MCIRCC Associate Director Scott VanEpps, M.D., Ph.D., FACEP has been named a Taubman Emerging Scholar effective September 1, 2019, through a gift to the institute from philanthropists Leslie and Abigail Wexner. The grant is given to support early-career physician-scientists at the assistant professor level.
Dr. VanEpps is an assistant professor in Emergency Medicine, Biomedical Engineering, and Macromolecular Science and Engineering. And he is also an investigator for the Biointerfaces Institute and an associate director at MCIRCC.
The honor includes an award of $200,000 over five years to be used towards ongoing projects in his lab.
The Taubman Institute was established in 2007 through a gift from Mr. Taubman, to support physican-researchers on the U-M Medical School faculty with unrestricted financial grants, mentoring and other programs.
With A. Alfred Taubman’s goal to advance “high risk, high reward” science, VanEpps is a natural fit as a Taubman Institute Emerging Scholar. He specifically aligned himself with MCIRCC because he believes that hard problems can’t be solved alone in a vacuum and have to be cross-disciplinary.
“Collaborations are hard to do. We all speak English but not the same language,” said VanEpps. “My advice to others is to find friends who do something very different from what you do but are like-minded in the pursuit of solving the problem. It seems riskier but in the end gives a new way to approach a problem.”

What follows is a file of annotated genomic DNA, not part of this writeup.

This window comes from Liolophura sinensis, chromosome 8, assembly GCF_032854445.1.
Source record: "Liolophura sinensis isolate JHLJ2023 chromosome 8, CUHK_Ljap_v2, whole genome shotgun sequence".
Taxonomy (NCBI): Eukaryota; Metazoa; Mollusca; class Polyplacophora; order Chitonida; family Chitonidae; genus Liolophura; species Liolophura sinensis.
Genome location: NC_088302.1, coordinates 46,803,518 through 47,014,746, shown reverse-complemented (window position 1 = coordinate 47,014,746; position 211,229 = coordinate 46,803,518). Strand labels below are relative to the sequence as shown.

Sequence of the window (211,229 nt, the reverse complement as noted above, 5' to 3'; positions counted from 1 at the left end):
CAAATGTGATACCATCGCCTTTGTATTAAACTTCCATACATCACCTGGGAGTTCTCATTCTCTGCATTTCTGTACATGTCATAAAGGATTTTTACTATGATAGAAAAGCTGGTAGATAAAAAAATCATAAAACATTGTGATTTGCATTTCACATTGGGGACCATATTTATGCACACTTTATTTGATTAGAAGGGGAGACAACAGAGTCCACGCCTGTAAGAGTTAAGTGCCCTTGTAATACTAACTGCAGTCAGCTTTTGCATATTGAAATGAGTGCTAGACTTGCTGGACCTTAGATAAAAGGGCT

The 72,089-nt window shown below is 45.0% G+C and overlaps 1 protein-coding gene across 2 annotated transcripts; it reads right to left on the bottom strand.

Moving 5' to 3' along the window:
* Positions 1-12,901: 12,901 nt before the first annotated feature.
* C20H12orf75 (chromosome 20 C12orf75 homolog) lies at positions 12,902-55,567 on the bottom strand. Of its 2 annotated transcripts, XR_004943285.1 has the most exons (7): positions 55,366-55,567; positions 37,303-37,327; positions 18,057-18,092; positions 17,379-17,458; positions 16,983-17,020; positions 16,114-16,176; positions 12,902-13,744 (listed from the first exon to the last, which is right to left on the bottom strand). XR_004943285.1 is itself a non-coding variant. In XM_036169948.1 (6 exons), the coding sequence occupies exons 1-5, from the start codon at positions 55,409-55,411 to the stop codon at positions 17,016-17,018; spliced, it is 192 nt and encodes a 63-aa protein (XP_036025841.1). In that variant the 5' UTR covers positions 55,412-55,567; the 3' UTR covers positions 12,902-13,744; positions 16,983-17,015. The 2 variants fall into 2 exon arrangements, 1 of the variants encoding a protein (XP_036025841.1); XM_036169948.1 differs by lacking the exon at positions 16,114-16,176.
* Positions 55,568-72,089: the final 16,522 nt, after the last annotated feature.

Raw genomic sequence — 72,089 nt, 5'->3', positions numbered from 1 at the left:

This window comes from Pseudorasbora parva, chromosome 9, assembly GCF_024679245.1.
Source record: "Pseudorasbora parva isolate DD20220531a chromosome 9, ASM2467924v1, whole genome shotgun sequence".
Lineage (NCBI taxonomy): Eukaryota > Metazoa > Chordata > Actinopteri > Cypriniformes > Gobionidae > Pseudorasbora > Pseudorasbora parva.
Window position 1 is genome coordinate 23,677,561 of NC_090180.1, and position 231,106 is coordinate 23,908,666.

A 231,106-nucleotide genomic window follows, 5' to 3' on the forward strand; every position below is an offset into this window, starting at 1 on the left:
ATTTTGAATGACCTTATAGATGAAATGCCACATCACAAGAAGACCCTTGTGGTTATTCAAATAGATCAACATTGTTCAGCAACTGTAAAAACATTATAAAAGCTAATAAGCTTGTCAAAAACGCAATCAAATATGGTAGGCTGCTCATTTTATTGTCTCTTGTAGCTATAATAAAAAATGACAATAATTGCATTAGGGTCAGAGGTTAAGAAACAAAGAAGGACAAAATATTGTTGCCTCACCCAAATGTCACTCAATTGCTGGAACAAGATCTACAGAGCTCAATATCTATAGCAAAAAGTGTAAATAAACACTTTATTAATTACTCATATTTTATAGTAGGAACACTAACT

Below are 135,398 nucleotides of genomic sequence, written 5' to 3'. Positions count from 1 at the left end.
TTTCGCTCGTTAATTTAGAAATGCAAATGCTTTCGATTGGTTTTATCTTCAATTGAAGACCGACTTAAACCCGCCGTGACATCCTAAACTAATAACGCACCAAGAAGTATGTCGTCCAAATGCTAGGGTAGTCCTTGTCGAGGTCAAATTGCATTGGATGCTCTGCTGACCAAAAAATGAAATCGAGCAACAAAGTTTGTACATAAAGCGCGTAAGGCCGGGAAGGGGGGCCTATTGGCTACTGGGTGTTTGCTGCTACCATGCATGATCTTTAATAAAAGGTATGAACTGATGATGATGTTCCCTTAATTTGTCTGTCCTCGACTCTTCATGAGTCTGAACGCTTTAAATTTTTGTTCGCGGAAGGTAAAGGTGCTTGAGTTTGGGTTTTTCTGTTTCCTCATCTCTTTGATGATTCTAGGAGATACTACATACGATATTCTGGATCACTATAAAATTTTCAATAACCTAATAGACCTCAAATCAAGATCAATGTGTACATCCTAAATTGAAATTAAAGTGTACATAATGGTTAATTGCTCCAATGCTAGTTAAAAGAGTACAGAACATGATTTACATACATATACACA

His current projects include research into life-threatening infections connected to implantable medical devices, rapid diagnostics for bloodstream infection, and novel treatment strategies including nanorod based PCR assay to detect bacteria in whole blood without culture.
What’s next for VanEpps’ research? He aims to partner with people who are thinking about sepsis diagnostics. He has found that when he is not collaborating he is further away from a solution.
“The answer to sepsis is to diagnose it like cancer but with much less time – within minutes and hours, not days and weeks.”
When asked how he stays driven, VanEpps said, “I get to learn new stuff all the time. I didn’t get my first real job until I was 35 because I kept going to school. I pursued Emergency Medicine because it’s broad.” He also mentioned his collaborations as fuel. “I like to meet with folks who are doing cutting edge stuff that potentially has nothing to do with medicine but can be applied to the medical field. Working with others in the lab allows me to ‘feed someone’ who is eager and learn new things in return, too.”